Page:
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Louisiana's Way Home

Review

Louisiana's Way Home

In this companion to her award-winning novel RAYMIE NIGHTINGALE, Kate DiCamillo offers readers a heartfelt exploration of self-doubt and starting over in LOUISIANA’S WAY HOME.

Kate DiCamillo hasn’t done much in the way of sequels; no doubt readers have begged to find out “what happened next” to any number of her unforgettable characters. And it’s true that LOUISIANA’S WAY HOME is not exactly a sequel to RAYMIE NIGHTINGALE; it’s more of a companion, able to be thoroughly enjoyed on its own merits. Nevertheless, this latest novel by the Newbery Award–winning DiCamillo is sure to satisfy readers who always wanted to know more about one of Raymie’s beloved “Three Rancheros,” Louisiana Elefante.

"DiCamillo is nothing if not trusting and respectful of children...and she takes her work of writing about their world, their friendships, their triumphs and their inner crises, extremely seriously."

Everything Louisiana knows about herself --- from the tragic deaths of her acrobatic parents to the so-called Curse of Sunderingthat dooms Louisiana and her grandmother to a lifetime of separations --- she’s learned from the grandmother who has raised her. But, true to form, just as Louisiana is gaining comfort and confidence with her two best friends, Raymie and Beverly, she’s sundered once again, uprooted and driven north to Georgia for no good reason, as far as Louisiana can see.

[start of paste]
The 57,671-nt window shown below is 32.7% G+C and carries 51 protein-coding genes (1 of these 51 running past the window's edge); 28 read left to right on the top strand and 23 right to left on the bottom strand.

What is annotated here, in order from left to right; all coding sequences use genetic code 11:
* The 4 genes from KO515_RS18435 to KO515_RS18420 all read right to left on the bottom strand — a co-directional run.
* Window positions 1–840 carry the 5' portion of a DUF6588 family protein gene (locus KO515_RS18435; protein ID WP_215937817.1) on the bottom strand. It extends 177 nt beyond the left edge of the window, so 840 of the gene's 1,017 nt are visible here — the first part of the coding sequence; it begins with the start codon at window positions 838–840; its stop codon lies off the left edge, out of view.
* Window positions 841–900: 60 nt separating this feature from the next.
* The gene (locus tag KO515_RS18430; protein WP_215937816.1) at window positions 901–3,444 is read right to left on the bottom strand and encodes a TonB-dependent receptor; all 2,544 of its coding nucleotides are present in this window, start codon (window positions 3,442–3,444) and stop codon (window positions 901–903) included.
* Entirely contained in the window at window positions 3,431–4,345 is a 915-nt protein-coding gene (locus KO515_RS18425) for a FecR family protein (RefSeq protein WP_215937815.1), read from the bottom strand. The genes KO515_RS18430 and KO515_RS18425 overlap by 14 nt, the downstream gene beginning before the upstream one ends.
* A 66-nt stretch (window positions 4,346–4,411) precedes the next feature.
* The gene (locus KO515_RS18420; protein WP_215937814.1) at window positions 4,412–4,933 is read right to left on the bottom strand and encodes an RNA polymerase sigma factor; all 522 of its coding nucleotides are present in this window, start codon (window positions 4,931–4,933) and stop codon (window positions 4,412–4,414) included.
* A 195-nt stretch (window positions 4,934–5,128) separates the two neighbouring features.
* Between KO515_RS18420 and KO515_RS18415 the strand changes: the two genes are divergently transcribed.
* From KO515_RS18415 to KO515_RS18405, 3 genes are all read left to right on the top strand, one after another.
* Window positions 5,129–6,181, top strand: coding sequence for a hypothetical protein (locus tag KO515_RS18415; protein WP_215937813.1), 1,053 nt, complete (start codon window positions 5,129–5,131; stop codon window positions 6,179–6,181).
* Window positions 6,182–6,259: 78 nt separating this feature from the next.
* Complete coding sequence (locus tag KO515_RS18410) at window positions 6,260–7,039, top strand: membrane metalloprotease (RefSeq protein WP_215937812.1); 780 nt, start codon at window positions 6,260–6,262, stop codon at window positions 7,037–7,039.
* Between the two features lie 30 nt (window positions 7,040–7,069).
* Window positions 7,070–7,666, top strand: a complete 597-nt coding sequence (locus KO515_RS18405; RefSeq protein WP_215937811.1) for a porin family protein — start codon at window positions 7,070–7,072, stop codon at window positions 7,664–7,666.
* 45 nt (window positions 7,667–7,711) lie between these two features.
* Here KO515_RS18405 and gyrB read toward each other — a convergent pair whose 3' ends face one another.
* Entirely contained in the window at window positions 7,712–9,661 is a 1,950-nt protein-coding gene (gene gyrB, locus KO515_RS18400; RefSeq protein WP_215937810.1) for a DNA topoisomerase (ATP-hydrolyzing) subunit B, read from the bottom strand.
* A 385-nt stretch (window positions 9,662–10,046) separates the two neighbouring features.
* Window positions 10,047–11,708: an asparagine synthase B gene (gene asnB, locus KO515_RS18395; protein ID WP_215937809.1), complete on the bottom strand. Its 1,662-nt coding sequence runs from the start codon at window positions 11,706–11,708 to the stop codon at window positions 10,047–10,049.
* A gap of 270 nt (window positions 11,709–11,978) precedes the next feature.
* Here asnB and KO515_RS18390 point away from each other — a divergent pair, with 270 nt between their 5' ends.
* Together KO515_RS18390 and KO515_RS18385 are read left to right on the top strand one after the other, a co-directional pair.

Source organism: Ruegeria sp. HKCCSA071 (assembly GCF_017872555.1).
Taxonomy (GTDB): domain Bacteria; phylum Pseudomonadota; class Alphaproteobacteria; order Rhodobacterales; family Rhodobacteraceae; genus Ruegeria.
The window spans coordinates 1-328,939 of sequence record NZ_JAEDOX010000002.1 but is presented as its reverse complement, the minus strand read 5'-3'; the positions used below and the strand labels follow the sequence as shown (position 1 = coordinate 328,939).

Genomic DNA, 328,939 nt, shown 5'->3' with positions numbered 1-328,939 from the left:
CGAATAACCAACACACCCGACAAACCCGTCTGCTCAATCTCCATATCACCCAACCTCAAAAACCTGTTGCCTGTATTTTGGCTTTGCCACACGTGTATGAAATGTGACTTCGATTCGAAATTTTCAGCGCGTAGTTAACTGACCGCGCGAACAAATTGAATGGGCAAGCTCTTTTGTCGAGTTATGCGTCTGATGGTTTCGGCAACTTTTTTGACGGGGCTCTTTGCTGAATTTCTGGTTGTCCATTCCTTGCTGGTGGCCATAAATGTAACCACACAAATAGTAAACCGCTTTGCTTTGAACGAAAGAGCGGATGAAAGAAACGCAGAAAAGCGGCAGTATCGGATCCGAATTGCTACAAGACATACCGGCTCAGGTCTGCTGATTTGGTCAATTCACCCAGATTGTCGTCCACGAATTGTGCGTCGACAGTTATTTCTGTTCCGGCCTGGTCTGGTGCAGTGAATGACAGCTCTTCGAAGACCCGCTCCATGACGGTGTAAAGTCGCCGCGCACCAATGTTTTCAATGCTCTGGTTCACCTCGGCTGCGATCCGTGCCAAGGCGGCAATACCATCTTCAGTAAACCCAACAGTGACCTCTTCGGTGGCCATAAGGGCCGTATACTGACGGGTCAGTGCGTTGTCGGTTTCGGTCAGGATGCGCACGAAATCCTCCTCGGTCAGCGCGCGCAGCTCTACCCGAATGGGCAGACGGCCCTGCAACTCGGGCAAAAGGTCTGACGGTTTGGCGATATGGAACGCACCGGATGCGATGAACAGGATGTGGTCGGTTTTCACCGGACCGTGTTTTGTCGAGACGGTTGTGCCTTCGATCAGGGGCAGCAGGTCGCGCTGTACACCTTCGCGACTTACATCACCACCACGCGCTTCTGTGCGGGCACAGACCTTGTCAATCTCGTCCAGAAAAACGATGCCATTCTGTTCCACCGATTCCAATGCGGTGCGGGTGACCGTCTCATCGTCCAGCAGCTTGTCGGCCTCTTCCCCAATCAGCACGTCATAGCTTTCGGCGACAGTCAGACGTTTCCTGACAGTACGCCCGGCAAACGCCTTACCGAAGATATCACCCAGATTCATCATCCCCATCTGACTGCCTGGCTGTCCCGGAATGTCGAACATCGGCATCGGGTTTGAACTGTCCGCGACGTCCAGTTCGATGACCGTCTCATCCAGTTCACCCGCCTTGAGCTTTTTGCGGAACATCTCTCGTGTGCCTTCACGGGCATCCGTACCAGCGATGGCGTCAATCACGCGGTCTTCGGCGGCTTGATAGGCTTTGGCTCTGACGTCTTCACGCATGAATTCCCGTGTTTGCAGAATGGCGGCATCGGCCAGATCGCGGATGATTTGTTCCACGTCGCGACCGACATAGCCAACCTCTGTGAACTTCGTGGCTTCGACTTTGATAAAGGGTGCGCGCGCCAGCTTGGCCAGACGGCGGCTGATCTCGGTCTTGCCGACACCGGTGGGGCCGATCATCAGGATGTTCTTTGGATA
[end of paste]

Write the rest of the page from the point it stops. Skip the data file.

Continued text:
Before long, Granny is growing more and more distant and distracted, and Louisiana is on her own to clean up some serious messes and --- more critically --- to make sense of the mess of her own life. She soon learns that everything she thoughtshe knew about herself was a lie, which means that she doesn’t really understand herself at all. Unmoored, uncertain, Louisiana is completely unsure about who she is or what she should do next. But maybe, after she comes to know some of the kind, big-hearted people in this small Georgia town, she might come to realize that this not knowing offers a kind of freedom, a chance for Louisiana to write her own future, far away from any doomed past or cursed future.

As with her other novels, DiCamillo’s LOUISIANA’S WAY HOME feels on one level nostalgic --- its chronological narrative, straightforward narration, down-home setting and uncomplicated vocabulary make it seem very traditional, if not exactly simple --- but also extremely complicated, as DiCamillo tackles huge emotional questions without pulling any punches for her readers. DiCamillo is nothing if not trusting and respectful of children --- both those she writes about and those she writes for --- and she takes her work of writing about their world, their friendships, their triumphs, and their inner crises, extremely seriously. Readers will be surprised by some of Louisiana’s choices, but they will also understand them --- and, even better, they’ll relish this opportunity to come to know Louisiana herself a bit better through this well realized novel about a character whose story deserved to be told.

Reviewed by Norah Piehl on October 25, 2018

Louisiana's Way Home
(Louisiana's Way Home #1)
by Kate DiCamillo